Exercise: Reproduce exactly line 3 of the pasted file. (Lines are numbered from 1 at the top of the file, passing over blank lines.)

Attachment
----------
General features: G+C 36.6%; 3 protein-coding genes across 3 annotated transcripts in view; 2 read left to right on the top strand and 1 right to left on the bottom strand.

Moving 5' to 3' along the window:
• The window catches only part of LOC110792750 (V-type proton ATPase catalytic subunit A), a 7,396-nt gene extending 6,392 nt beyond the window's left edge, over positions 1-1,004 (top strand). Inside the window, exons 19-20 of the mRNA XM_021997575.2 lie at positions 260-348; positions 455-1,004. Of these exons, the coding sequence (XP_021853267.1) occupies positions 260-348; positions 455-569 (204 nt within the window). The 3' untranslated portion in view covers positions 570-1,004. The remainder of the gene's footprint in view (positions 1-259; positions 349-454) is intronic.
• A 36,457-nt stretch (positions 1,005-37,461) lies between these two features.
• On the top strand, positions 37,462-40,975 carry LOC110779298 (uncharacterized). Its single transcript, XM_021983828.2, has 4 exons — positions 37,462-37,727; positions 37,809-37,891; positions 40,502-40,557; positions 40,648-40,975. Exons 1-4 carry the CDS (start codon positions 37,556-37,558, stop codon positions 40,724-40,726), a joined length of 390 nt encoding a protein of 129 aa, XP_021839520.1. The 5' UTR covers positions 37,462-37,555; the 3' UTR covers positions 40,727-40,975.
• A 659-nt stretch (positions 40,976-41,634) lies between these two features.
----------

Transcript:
• The window catches only part of LOC110792750 (V-type proton ATPase catalytic subunit A), a 7,396-nt gene extending 6,392 nt beyond the window's left edge, over positions 1-1,004 (top strand). Inside the window, exons 19-20 of the mRNA XM_021997575.2 lie at positions 260-348; positions 455-1,004. Of these exons, the coding sequence (XP_021853267.1) occupies positions 260-348; positions 455-569 (204 nt within the window). The 3' untranslated portion in view covers positions 570-1,004. The remainder of the gene's footprint in view (positions 1-259; positions 349-454) is intronic.